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Why impact investing could be more important than ever

By Dan Somers, Managing Partner of Boundary Capital

The current pandemic is alarming, but the data suggests that we may be affected by other crises in the future. Climate, Disaster and Development Journal predicts that intense floods and storms around the world could double in frequency within 13 years, as climate breakdown and socioeconomic factors combine. Pandemics also are predicted by some to increase more and more from urbanisation, resistance to drugs, and also indirectly from climate change. The U.S. intelligence community’s bottom-line assessment of the risk is plain: “Over 20 years, the net effects of climate change on the patterns of global human movement and statelessness could be dramatic, perhaps unprecedented.”

It’s not all doom and gloom however: There is a groundswell of popular mainstream opinion now demanding that Governments and businesses do more to help the environment and sustainability. Voters, consumers and investors are now voting with their feet to drive more businesses to adopt Environmental, Social, and Governance (ESG) policies.

Last year, flows into U.S. sustainable funds more than tripled, marking the fourth year of record flows. In 2019, according to the Global Impact Investing Network, assets in this market totalled around $500 billion, based on surveys with 1,300 impact investors.

Investors no longer want to be associated with or contributing to companies to may harm society, on the wrong side of new sustainability guidelines or going against popular consumer views and trends.

As a result, the climate solutions market could double from $1 trillion a year now to $2 trillion a year by 2025, says BofA.

Ironically, what the recent Covid-19 ‘lockdowns’ have shown is that environmental pollution can drop dramatically in coordinated activities (planned or unplanned). Recent satellite images from NASA of China also showed less air pollution amid the country’s economic shutdown, due to less transportation and manufacturing. Nitrogen oxide pollution above major cities has decreased by 30% to 50% compared to the corresponding period of last year. And since the lockdown in Italy and the drastic reduction of water traffic and tourism, residents have observed the usually muddy canals run with bright, clearer water with swarms of fishes and the canal bottom clearly visible. More and more people are looking for ways to create such impact, without the reverse consequences of course.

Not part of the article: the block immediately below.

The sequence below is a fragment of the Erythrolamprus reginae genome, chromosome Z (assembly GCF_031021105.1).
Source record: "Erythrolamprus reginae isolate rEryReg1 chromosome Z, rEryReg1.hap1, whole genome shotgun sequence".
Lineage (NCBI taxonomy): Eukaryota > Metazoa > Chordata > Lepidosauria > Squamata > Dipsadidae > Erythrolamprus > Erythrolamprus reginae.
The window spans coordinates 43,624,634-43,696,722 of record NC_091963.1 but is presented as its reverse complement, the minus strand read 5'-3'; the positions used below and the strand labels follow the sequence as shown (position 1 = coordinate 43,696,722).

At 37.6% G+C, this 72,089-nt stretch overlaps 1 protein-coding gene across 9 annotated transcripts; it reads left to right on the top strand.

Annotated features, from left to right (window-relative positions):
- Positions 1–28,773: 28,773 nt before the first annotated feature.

This is where impact technologies come in. Impact technologies are those which provide a meaningful benefit to people’s lives directly or indirectly. This might be improvements in batteries and Electric Vehicle (“EV”) technology to reduce environmental pollution, improvements in drugs and medical devices which improve life quality, or AI which helps to empower ordinary citizens to take decisions and improve their skills and productivity. It is only changes in the ways we do things that can have a meaningful impact and with a viable approach to economic sustainability too. Many of these technologies have a high positive social or environmental impact as well as a medium and long-term economic advantage to make a strong financial return. However, like all technology development and adoption, there are many associated risks bringing a new technology to market and productising it, particularly when the market doesn’t yet exist or is nascent.

Boundary Capital is one of a number of innovative investment firms that are trying to change the rules around impact investing. Rather than investing in ESG public companies or impactful businesses, it focuses on investing in early-stage private B2B technology companies that have the potential to enable and transform markets to make the most impact. So rather than investing in EV charging infrastructure, it invests in the technologies that it believes will make the most difference to accelerating the adoption of EVs by improving battery life and longevity. Similarly, it doesn’t invest in tertiary healthcare, but in oxygenated wound care devices that reduces the time and cost of wound healing (and hospital beds) by over 70%. The partners are all experienced technology investors and entrepreneurs who can bring more than just finance to help impact businesses succeed and deliver on the promised societal or environmental benefits.

As well as following six themes derived from the UN’s Sustainable Development Goals, Boundary only invests in businesses that affect 100m lives or more in a meaningful way, based on a proprietary methodology measuring the lives impacted over a long-term period. These goals are also underpinned by an overall economic return for investors of 3x overall over 5 to 7 years.

Their latest investment is in Cambridge based Inotec, is a fast-growing medtech business that has developed a novel device capable of healing a range of chronic wounds, from diabetic foot and venous leg ulcers to non-healing surgical wounds. The business has developed a world leading medtech product, called NATROX® Oxygen that generates pure humidified oxygen to treat a range of chronic wounds, from diabetic and venous ulcers to non-healing surgical wounds.

Dan Somers, Managing Partner at Boundary Capital says: “Impact investment has mostly been socially-driven up until now. There is now the real opportunity for investors to make a return as well as optimising the impact that their investments can make on human lives.

“As long as we have an eye on medium term and place our support in the right places, we can all do our bit to mitigate some of the future crises and enjoy profitable and impactful lives.